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Dilation Time ( Kinematics of Relativity )

  1. Jan 4, 2014 #1
    I'm about to ask derivation of dilation time in terms of Special Relativity.
    I saw explanations in Introduction to Classical Mechanics by David Morin that dilation time is formed by assumption that light speed is absolute refers to all inertial reference. He derived it by comparing 2 reference; A who sitting on the train with constant speed v refers to the ground, and B who at rest on the ground. They are to see the light traveling on the train, which has long h.

    He got that A's time to see the light traveling from end to end , in transverse direction of light traveling, of the train is tA=2h/c
    And B's time to see the light traveling on the train tB=2h/(c^2-v^2)^1/2, by simply using pythagoras.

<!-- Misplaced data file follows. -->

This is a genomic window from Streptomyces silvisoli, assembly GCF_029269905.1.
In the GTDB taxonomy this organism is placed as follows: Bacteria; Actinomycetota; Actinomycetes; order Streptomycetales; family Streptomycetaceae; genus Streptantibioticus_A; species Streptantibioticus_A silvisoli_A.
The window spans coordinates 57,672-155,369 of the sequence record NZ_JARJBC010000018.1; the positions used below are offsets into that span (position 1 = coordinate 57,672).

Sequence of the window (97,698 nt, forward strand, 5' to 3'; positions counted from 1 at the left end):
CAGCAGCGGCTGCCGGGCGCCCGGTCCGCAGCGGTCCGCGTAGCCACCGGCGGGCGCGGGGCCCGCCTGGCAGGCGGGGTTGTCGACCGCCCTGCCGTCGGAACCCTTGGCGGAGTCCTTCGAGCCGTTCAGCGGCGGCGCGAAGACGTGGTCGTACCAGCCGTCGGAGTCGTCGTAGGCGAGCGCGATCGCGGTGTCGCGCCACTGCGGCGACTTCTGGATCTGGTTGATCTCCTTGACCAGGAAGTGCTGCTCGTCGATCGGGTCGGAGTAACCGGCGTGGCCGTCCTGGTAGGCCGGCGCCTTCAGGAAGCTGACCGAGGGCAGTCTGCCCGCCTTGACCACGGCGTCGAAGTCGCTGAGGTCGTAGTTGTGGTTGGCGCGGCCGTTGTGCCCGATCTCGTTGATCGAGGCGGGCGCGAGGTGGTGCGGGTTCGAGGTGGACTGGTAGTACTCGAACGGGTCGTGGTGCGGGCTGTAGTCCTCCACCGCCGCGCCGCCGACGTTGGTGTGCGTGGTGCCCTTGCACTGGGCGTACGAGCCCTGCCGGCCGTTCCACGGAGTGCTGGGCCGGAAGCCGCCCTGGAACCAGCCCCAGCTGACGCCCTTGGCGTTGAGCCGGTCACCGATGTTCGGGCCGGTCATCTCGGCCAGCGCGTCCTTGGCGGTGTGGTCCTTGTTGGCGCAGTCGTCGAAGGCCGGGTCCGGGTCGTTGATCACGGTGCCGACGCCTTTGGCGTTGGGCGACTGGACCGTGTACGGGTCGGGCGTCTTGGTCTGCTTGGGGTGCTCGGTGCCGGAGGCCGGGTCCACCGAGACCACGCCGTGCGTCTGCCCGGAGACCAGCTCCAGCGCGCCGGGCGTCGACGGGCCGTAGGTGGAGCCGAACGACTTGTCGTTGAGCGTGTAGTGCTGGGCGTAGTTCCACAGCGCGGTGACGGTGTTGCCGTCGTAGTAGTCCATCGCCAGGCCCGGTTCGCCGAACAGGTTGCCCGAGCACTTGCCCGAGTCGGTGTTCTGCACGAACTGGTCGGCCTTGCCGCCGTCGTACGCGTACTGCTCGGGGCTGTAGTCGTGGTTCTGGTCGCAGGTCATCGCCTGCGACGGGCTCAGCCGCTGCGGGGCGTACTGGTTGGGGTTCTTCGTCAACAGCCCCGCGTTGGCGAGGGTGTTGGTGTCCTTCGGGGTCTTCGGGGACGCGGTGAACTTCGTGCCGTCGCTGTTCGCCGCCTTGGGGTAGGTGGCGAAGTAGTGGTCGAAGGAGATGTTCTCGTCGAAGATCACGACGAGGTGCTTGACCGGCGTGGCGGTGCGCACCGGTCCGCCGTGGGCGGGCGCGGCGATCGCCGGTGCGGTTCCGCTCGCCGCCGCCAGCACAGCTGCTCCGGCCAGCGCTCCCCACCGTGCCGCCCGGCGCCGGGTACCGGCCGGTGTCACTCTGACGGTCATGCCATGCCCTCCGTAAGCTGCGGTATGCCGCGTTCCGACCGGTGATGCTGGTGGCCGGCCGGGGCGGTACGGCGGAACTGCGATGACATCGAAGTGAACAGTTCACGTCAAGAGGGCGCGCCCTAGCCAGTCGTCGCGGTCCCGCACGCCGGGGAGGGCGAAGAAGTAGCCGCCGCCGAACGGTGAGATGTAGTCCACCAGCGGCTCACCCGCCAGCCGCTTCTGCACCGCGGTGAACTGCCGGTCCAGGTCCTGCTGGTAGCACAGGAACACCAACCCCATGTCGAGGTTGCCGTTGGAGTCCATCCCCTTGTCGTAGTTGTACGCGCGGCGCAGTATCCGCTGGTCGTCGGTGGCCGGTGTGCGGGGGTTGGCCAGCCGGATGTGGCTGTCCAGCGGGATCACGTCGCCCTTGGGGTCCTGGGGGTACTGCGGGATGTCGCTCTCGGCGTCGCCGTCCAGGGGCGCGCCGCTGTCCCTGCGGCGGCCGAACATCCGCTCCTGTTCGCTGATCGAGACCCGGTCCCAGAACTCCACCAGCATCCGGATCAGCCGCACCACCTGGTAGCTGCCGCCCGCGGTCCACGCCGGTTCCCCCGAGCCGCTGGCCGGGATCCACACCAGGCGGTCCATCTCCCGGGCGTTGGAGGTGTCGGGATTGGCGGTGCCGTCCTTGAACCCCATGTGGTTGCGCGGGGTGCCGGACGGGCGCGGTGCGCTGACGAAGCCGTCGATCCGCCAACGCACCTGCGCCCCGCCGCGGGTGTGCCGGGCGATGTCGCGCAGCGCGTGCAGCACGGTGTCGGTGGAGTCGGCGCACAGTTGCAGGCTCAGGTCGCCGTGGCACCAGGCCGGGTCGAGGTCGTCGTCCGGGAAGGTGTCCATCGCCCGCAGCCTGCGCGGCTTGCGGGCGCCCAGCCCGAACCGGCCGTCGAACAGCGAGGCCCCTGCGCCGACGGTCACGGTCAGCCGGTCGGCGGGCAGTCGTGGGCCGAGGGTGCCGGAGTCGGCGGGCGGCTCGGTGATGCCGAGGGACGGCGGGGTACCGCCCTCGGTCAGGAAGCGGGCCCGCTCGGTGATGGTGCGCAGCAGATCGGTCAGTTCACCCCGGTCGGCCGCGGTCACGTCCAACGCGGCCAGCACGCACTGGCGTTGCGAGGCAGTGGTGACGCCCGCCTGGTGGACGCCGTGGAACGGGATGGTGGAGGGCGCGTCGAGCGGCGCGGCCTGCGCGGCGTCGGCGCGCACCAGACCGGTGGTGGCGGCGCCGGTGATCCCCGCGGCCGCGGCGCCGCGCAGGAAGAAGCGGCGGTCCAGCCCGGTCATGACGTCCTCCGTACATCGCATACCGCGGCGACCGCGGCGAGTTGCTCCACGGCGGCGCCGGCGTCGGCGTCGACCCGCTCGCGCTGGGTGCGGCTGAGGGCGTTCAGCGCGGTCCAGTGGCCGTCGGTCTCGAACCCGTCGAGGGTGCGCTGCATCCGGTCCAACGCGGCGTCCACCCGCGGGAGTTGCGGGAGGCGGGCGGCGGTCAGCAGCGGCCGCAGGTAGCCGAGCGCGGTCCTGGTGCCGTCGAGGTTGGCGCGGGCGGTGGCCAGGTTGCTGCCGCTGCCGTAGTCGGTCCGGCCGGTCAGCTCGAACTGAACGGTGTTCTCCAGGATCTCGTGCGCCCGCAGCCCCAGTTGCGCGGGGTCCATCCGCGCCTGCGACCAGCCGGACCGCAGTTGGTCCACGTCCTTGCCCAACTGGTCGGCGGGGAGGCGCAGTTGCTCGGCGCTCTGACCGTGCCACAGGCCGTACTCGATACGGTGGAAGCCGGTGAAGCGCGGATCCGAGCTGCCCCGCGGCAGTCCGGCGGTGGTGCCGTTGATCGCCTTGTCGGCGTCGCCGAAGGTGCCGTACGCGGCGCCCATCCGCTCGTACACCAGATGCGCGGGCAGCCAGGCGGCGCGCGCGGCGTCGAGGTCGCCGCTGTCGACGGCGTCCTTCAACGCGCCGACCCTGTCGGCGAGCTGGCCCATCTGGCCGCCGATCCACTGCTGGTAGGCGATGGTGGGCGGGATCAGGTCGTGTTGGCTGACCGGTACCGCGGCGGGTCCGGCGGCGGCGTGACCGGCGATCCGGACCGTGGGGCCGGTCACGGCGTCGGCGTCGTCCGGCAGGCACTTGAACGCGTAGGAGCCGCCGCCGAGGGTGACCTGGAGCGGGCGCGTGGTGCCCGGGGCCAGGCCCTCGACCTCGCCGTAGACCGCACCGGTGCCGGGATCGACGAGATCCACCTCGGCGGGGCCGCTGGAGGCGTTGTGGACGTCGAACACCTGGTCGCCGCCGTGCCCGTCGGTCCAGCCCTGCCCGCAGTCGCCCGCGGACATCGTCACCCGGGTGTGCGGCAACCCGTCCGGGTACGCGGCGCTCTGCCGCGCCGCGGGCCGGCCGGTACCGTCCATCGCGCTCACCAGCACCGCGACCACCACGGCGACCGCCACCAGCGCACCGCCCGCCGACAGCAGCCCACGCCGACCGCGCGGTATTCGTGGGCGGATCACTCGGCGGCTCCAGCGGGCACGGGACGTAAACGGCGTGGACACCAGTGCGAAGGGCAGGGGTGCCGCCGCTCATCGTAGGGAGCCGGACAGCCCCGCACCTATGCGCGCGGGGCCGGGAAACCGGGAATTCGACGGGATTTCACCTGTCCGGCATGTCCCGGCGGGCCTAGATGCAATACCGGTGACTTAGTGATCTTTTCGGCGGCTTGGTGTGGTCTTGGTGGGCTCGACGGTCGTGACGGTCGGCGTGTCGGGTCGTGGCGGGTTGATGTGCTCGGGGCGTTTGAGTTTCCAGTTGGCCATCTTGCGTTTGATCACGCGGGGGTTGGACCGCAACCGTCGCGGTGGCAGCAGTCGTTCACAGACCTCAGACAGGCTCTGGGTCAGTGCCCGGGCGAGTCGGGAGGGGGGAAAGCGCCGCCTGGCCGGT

Then, he got that tB=[itex]\gamma[/itex]tA, and this formula is generally used.
    My question, How can this formula be general, since this are just derived by assuming that train is traveling in transverse direction of light speed.
  2. jcsd
  3. Jan 4, 2014 #2

    Doc Al

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    Staff: Mentor

    The 'light clock' is oriented transverse to the direction of train travel just to make the derivation easy. Of course, the behavior of a light clock does not depend on its orientation.

    (If you put the light clock parallel to the direction of motion, you'd have to worry about length contraction when analyzing it from another frame.)
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